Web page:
News from Day 1 of the National Bank Challenger, July 9-17 at Winnipeg Lawn Tennis Club.
Nicholls Makes Challenger Debut
Winnipegger Shane Nicholls described the moment as “very intimidating” when he stepped onto Stadium Court in his first-ever Challenger level match in his home city against a player ranked No. 464 in the world. But Nicholls met the challenge, battling Sebastien Boltz of France in a competitive first set before losing 6-4, 6-0.
“I was very tight to start off, but the crowd here is great – so many fans and so much support,” said Nicholls, who has won two men’s Open singles titles at Tennis Manitoba tournaments in 2016.
Earlier in the week, Nicholls played in the men’s singles main draw at the Canada F5 Futures in Saskatoon.
“The feel of a Challenger is completely different (from Futures events),” Nicholls said. “It’s a step up and you have to raise your level to that standard.”
Nicholls found out at 9 pm on Friday he got a spot in the qualifying draw for the National Bank Challenger – about 16 hours before his meeting with Boltz.
“I was fortunate that Tennis Canada decided to give me a wildcard,” said Nicholls. “I couldn’t be more happy they gave me this chance to play.”
Boltz Enjoys Success In Canada
Sebastien Boltz is playing for the third straight week at a Canadian tournament. Boltz reached the semifinals of the Canada F4 Futures in Kelowna (June 27-July 3) before losing to Raymond Sarmiento of the United States 6-3, 6-1. The Frenchman then advanced to the quarterfinals of the Canada F5 Futures in Saskatoon (July 4-10) before falling 6-4, 6-0 to Canada’s Peter Polansky.
With his win over Shane Nicholls, Boltz advances to the final round of qualifying on Sunday; he’ll play Aleksandar Vukic of Australia for a spot in the main draw.
“It’s a very good country – perfect to live here,” Boltz said of Canada.
Canadian Junior Champ Falls In Qualifying
Jack Mingjie Lin, the 2014 U16 Outdoor Rogers Junior Nationals champion, lost in the first round of qualifying at the National Bank Challenger 7-6(9), 6-2 to Great Britain’s Cameron Norrie. Lin, who placed third at the last two U18 outdoor nationals, reflected after his loss to Norrie on the tight first set they played on Stadium Court.
“At 5-3 on my serve, I had five or six set points and got a little careless on some shots and didn’t put enough balls in play,” said Lin. “And in the breaker I fought back pretty well – down 6-2 – and it could have went both ways that first set.”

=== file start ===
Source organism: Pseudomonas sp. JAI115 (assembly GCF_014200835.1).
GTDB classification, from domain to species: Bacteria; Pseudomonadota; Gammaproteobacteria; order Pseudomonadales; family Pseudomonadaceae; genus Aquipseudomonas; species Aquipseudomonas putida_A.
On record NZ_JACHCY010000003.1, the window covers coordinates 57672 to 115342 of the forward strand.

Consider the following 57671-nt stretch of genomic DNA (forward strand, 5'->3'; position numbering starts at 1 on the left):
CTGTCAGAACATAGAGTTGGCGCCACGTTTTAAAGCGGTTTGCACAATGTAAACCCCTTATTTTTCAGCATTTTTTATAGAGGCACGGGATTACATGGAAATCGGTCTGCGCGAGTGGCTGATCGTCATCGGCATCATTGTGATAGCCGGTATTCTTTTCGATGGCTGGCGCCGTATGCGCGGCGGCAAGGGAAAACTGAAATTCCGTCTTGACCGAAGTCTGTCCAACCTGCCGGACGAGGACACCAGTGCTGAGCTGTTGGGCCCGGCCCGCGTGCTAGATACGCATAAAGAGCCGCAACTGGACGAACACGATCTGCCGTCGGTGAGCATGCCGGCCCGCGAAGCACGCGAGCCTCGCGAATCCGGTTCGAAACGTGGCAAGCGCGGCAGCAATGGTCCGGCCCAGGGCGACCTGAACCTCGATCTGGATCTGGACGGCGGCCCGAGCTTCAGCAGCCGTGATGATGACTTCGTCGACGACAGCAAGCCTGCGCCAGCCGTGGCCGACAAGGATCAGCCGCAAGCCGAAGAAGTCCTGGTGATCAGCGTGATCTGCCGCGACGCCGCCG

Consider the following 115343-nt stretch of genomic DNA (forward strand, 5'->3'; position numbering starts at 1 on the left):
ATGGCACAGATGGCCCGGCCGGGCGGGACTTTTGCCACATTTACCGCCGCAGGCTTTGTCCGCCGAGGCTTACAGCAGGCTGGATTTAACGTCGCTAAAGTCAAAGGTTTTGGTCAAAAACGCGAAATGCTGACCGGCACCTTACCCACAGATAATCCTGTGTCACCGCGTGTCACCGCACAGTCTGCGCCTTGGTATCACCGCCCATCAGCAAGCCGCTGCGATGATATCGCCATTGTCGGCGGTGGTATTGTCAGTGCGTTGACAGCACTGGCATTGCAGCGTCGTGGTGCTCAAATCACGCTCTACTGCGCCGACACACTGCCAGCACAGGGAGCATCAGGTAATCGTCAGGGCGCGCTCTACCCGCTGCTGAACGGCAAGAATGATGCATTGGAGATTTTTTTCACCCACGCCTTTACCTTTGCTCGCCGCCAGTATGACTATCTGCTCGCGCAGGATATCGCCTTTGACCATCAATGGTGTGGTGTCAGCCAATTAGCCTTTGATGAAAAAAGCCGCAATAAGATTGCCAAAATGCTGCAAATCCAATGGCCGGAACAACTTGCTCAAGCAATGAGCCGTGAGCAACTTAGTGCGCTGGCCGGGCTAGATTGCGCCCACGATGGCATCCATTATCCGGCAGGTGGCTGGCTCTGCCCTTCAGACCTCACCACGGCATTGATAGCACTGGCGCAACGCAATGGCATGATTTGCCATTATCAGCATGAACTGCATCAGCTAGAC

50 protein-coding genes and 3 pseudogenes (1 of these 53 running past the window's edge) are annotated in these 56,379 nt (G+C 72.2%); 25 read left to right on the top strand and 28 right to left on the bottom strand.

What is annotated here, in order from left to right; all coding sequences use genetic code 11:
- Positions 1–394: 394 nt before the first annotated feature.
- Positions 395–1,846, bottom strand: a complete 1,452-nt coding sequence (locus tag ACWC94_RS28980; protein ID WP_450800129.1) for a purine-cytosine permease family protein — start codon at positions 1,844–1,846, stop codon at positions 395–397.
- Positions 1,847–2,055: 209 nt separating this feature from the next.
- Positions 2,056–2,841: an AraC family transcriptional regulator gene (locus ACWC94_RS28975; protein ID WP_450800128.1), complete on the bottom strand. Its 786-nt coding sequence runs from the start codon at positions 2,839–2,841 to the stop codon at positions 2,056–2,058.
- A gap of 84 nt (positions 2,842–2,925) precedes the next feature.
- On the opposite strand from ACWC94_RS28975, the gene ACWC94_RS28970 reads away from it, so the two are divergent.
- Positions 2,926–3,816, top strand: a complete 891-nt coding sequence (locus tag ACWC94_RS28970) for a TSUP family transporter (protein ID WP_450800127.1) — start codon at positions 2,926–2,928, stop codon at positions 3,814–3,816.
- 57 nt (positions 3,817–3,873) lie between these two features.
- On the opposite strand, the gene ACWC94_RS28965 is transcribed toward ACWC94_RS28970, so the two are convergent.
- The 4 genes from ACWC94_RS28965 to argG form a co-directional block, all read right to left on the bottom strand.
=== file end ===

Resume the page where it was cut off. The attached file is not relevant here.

Lin, who hails from Markham, Ontario, trains at the National Training Centre in Montreal as part of Tennis Canada’s U18 national team.
He plans on playing the Granby Challenger (July 30-August 7), the third leg of the National Bank Challenger series in Canada (Drummondville, Winnipeg, Gatineau and Saguenay are the other sites).
“I’ll keep playing more and more of these events – try to get more experience at the pro level,” said Lin, 17, who will enter Grade 12 in the fall.
Leduc Wins Marathon Match
In a contest that lasted three hours, Montreal’s Catherine Leduc edged Ashley Mackey of the United States 6-2, 6-7(9), 6-3.
“The second set I didn’t really play my game, said Leduc, who played at Saint Mary’s College of California and graduated in 2015. “The third set I came back and was more aggressive.”
Leduc will play American Alexandra Riley for a spot in the women’s singles main draw.
“This year I was training a lot in Florida,” Leduc said. “I’m starting this summer to play a lot (of Challenger/Futures events) and next year as well.”
Yurovsky Advances To Main Draw
Ronit Yurovsky and Mara Schmidt played at rival Big Ten universities: Yurovsky at Michigan and Schmidt at Purdue. Yurovsky’s Michigan team won the Big Ten Tournament title in her junior year in 2015, while Schmidt was in her sophomore year in 2012 when her Purdue team won the Big Ten Tournament title.
On Sunday, Yurovsky met Schmidt for a spot in the main draw at the National Bank Challenger with Yurovsky winning 3-6, 6-2, 6-0.
Yurovsky finished her college career this year with the third most all-time singles wins at Michigan (117). Her team won the Big Ten regular-season championship in each of her first three years at the school.
At the NCAA Championships in May, Yurovsky’s Michigan team reached the quarterfinals before losing 4-3 to Stanford.
“That was the best we’ve done in program history,” said Yurovsky.
Growing up in Pittsburgh, Yurovsky took to the sport at an early age.
“I just picked it up on my own; I was three years old,” Yurovsky remembered. “There was a local park and people hit against the wall. I started hitting against the wall every day and my mom said, ‘maybe we should start getting you lessons.’”